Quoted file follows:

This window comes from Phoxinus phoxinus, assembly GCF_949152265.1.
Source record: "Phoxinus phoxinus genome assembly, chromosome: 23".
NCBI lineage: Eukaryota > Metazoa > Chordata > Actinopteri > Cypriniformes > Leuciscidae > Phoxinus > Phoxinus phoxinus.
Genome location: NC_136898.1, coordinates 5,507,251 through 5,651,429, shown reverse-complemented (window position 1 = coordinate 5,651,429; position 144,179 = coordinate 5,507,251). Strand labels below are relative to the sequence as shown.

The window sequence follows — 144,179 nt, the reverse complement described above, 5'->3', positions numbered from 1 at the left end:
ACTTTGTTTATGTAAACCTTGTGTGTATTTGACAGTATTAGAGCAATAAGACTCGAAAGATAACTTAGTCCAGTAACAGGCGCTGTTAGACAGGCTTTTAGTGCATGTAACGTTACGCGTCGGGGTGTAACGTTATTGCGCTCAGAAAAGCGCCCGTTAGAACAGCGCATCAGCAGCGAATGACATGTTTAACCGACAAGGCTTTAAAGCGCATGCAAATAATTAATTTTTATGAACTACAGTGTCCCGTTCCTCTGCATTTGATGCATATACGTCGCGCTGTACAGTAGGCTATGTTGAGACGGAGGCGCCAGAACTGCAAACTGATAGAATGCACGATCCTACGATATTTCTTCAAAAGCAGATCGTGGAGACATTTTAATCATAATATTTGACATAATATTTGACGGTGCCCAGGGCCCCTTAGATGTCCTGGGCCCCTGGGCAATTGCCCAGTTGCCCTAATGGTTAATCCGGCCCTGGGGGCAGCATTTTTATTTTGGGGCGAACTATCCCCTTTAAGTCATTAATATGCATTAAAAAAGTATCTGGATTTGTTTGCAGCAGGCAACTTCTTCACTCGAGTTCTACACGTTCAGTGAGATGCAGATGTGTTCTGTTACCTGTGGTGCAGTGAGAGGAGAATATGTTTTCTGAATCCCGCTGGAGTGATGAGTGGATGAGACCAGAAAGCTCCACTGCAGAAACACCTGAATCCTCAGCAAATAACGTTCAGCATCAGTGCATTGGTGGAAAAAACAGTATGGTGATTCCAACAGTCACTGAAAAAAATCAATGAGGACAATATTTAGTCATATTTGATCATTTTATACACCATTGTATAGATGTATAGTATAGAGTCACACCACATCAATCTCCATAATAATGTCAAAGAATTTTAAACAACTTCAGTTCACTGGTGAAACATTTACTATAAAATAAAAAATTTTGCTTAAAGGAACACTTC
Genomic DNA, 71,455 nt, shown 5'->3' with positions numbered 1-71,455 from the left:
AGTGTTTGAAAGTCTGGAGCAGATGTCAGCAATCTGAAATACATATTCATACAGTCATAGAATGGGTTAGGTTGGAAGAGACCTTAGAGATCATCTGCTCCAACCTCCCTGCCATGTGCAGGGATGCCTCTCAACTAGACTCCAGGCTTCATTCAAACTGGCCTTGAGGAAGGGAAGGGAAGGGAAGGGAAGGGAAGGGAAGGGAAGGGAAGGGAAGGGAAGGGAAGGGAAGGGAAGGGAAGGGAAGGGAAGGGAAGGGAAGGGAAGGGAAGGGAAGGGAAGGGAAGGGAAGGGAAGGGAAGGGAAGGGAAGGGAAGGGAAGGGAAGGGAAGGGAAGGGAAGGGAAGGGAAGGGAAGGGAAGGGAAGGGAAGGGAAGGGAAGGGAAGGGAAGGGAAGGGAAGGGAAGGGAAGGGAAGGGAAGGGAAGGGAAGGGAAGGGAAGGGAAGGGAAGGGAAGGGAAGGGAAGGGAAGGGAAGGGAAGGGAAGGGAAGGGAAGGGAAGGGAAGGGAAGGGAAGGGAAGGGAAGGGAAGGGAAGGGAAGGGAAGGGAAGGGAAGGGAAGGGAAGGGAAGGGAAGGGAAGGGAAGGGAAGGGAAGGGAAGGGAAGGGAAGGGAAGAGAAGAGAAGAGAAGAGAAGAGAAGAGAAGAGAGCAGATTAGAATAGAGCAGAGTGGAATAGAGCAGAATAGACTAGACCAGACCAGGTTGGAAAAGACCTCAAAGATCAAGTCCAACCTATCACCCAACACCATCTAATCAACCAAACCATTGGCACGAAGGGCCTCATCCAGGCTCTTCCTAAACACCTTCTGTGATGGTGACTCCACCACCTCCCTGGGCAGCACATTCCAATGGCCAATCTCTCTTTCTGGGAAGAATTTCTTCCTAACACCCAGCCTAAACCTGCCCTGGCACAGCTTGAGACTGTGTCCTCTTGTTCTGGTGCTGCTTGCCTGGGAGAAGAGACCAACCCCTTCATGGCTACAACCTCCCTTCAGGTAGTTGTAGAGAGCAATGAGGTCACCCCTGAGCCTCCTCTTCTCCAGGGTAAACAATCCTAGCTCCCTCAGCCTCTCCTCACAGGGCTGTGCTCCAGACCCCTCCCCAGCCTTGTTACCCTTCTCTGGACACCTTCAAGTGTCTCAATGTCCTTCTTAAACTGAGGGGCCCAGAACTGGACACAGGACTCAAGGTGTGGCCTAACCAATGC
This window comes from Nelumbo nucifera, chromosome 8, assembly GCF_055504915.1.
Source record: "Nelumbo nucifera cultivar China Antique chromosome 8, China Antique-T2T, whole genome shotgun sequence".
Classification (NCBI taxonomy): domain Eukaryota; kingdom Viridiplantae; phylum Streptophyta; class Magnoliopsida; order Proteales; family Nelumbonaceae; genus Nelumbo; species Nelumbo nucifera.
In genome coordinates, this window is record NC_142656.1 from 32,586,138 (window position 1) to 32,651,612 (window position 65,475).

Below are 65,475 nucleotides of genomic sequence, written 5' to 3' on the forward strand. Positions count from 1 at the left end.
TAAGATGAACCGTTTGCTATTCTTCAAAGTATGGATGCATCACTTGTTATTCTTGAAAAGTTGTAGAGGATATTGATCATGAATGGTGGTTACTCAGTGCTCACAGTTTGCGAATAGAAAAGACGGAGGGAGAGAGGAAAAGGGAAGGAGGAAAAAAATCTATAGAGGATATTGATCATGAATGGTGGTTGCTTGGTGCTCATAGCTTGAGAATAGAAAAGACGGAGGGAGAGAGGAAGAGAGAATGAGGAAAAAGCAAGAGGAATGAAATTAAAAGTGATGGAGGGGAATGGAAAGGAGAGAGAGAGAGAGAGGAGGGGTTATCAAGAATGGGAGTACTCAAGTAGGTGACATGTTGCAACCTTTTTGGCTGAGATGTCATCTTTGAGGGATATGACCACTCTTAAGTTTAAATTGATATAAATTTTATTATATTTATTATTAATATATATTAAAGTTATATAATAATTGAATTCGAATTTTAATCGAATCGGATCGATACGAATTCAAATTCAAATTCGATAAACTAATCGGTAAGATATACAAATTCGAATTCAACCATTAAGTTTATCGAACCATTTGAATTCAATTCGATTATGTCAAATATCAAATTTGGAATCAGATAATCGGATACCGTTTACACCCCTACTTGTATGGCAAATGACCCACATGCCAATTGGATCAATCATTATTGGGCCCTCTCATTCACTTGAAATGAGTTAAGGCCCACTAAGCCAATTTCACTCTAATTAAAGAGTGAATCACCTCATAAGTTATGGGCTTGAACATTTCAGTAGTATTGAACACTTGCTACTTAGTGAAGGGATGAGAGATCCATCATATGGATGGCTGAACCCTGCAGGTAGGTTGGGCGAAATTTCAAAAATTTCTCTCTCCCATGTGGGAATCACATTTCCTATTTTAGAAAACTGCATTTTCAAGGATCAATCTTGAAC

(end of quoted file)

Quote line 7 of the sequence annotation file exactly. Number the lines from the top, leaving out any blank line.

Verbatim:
Genomic DNA, 71,455 nt, shown 5'->3' with positions numbered 1-71,455 from the left: